Arteriosclerotic occlusion of the great vessels arising from the aortic arch was initially described by Savory1 in 1856. Hunt,2 in 1914, pointed out that extracranial obstruction of the carotid arteries could cause stroke. Introduction of arteriographic techniques by Egas-Moniz et al3 in 1937 made accurate diagnosis of these lesions possible. Davis et al4 are given credit for first surgically correcting occlusive disease in arteries at their origin from the aortic arch.
In 1960, Contorni5 demonstrated angiographically reversal of blood-flow in the ipsilateral vertebral artery in an asymptomatic patient with occlusion of the first portion of the subclavian and an absent pulse. Reivich et al,6 in 1961, observed a similar phenomenon in two patients who were operated on because of symptoms related to basilar artery insufficiency. In a series of animal experiments, they were able to duplicate and quantitate such reversal of cerebral blood flow.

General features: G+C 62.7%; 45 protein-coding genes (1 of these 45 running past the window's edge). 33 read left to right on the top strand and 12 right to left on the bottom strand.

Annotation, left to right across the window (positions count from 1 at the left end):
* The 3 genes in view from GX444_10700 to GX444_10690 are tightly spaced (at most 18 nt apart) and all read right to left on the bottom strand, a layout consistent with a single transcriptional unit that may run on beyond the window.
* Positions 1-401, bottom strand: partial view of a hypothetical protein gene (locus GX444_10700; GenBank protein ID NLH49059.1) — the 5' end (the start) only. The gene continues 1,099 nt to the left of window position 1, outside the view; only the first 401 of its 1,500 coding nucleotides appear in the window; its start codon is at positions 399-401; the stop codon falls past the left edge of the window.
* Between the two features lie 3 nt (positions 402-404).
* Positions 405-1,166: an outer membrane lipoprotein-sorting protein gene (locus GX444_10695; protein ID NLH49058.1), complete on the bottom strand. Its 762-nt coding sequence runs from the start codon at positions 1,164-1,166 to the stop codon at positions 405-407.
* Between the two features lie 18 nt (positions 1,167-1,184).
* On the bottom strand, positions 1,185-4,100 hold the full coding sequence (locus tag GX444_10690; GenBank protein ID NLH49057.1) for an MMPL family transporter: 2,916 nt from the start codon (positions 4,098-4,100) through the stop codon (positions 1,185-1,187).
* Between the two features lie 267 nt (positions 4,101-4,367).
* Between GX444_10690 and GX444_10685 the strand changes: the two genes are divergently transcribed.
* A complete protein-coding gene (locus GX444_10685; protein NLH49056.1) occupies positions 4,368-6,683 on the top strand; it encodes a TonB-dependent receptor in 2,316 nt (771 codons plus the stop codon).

Thompson BW, Read RC, Campbell GS. Aortic Arch Syndrome. Arch Surg. 1969;98(5):607–611. doi:10.1001/archsurg.1969.01340110099010
Browse and subscribe to JAMA Network podcasts!
Customize your JAMA Network experience by selecting one or more topics from the list below.
Create a personal account or sign in to: